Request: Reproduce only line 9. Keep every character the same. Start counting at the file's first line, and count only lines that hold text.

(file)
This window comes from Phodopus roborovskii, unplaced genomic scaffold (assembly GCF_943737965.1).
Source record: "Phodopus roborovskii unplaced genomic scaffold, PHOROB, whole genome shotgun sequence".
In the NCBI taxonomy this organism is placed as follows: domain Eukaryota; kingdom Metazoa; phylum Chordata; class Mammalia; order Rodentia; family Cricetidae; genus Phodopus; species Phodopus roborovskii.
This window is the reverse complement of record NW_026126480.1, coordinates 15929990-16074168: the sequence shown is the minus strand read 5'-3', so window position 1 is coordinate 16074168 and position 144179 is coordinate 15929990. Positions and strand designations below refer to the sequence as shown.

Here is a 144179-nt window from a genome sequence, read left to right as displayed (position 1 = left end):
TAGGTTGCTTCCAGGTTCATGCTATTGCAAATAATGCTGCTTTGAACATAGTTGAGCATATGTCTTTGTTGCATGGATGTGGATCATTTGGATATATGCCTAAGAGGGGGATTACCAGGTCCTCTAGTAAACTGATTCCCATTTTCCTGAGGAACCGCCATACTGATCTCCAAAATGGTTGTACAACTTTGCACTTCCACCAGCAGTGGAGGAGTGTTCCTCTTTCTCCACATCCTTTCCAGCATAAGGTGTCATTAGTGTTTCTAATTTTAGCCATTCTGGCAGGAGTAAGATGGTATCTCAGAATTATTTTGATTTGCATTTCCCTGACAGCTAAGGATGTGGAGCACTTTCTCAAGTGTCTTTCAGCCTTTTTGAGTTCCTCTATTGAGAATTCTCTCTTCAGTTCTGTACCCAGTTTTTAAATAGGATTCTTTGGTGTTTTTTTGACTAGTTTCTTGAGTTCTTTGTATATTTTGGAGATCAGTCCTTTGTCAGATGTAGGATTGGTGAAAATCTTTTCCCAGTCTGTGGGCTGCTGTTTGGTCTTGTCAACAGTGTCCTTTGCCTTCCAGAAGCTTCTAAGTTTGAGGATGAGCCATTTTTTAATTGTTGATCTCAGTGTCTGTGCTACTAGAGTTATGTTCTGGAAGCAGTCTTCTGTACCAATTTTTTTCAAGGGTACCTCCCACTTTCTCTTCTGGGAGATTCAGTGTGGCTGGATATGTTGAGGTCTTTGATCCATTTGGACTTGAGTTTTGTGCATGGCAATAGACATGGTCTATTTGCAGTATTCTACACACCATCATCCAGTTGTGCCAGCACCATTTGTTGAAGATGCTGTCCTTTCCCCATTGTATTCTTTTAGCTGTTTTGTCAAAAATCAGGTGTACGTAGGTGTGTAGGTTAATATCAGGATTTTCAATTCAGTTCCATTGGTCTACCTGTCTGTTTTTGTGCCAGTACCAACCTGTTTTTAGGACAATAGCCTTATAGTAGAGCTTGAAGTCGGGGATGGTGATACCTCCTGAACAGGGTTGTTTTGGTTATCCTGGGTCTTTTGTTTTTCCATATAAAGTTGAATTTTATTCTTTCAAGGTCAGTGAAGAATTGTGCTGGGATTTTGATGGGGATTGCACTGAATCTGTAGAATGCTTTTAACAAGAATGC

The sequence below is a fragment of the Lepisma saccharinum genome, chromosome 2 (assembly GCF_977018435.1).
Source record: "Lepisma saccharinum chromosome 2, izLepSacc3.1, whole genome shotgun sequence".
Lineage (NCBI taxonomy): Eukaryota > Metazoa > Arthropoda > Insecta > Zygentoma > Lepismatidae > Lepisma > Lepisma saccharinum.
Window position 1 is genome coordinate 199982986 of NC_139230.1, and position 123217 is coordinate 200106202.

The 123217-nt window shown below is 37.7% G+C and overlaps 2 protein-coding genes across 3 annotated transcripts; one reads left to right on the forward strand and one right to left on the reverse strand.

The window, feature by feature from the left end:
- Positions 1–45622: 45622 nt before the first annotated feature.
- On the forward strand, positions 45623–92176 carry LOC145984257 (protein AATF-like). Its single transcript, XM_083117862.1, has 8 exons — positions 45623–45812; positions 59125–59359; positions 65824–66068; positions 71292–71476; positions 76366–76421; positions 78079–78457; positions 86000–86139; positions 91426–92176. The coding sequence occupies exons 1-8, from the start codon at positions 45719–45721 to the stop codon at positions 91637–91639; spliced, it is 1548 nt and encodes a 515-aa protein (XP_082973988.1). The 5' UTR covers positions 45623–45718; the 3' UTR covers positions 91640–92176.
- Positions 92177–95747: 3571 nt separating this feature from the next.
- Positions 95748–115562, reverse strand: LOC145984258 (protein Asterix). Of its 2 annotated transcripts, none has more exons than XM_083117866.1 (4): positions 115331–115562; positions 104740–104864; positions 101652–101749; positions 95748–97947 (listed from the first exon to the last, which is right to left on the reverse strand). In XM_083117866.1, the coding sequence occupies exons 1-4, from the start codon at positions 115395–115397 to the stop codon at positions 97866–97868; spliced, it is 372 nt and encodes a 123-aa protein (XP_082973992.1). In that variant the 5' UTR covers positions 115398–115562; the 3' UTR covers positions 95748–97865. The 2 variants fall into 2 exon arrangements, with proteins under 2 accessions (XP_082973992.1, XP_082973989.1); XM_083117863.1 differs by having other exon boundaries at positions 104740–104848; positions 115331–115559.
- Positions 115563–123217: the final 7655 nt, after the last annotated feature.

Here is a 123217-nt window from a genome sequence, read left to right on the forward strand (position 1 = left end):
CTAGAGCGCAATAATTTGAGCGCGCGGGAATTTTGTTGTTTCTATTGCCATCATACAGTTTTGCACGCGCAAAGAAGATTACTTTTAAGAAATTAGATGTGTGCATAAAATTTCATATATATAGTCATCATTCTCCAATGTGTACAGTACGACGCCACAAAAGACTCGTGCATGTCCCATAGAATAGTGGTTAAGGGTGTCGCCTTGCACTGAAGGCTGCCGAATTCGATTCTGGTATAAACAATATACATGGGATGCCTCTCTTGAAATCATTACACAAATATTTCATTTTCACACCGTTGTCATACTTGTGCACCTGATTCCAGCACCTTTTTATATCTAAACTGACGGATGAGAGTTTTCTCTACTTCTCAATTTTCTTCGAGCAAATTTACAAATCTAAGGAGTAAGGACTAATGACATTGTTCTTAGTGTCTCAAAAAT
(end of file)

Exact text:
Lineage (NCBI taxonomy): Eukaryota > Metazoa > Arthropoda > Insecta > Zygentoma > Lepismatidae > Lepisma > Lepisma saccharinum.